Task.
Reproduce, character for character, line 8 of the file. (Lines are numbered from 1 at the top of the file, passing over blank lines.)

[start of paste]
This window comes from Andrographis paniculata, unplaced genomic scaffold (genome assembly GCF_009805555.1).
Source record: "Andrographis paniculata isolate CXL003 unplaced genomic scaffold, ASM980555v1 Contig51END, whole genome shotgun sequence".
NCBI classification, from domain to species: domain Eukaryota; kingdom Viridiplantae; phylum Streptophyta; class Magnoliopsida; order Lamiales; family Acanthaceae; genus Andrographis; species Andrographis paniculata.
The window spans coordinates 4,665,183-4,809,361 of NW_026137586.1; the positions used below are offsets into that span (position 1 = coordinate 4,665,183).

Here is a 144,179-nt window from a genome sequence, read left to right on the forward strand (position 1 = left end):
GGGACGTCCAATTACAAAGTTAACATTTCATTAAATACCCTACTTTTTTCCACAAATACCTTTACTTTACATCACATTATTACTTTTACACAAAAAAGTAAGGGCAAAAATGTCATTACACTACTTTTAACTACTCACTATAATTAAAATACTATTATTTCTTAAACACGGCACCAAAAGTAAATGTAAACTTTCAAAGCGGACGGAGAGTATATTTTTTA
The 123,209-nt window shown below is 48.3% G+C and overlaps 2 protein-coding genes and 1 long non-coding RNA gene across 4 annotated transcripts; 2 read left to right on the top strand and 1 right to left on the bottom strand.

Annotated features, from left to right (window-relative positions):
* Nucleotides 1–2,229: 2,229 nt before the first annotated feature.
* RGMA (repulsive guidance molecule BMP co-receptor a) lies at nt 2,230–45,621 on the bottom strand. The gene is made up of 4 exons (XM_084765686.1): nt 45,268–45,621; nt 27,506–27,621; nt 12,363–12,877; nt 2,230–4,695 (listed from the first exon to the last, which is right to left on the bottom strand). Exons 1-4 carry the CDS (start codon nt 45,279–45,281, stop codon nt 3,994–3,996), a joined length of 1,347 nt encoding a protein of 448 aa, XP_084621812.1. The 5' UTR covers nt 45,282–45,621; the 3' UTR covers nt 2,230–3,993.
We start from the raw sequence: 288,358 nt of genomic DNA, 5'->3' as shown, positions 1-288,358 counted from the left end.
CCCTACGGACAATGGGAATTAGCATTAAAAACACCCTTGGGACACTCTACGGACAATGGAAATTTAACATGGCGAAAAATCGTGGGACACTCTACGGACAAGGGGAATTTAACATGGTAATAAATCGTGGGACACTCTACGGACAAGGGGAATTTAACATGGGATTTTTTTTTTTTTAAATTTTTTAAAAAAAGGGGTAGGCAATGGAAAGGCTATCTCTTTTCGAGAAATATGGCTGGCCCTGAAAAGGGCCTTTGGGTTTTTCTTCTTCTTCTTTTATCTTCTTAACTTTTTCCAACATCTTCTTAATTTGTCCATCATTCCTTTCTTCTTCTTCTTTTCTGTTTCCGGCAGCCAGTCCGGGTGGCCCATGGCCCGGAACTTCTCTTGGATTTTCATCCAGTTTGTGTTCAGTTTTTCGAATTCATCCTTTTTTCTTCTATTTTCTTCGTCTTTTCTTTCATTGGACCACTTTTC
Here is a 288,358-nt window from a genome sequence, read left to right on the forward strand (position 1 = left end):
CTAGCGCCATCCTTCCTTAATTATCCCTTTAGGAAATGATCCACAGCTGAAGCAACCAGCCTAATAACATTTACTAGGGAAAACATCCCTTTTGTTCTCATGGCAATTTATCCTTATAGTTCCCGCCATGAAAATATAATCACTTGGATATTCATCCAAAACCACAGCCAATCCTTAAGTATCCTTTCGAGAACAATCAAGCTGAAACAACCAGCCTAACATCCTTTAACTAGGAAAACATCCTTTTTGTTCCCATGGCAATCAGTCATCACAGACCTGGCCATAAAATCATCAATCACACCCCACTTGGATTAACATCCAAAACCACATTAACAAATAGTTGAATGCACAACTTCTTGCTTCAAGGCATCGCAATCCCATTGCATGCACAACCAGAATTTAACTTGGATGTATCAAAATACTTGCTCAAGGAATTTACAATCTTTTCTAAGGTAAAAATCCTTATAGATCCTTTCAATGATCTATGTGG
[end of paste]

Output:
Annotated features, from left to right (window-relative positions):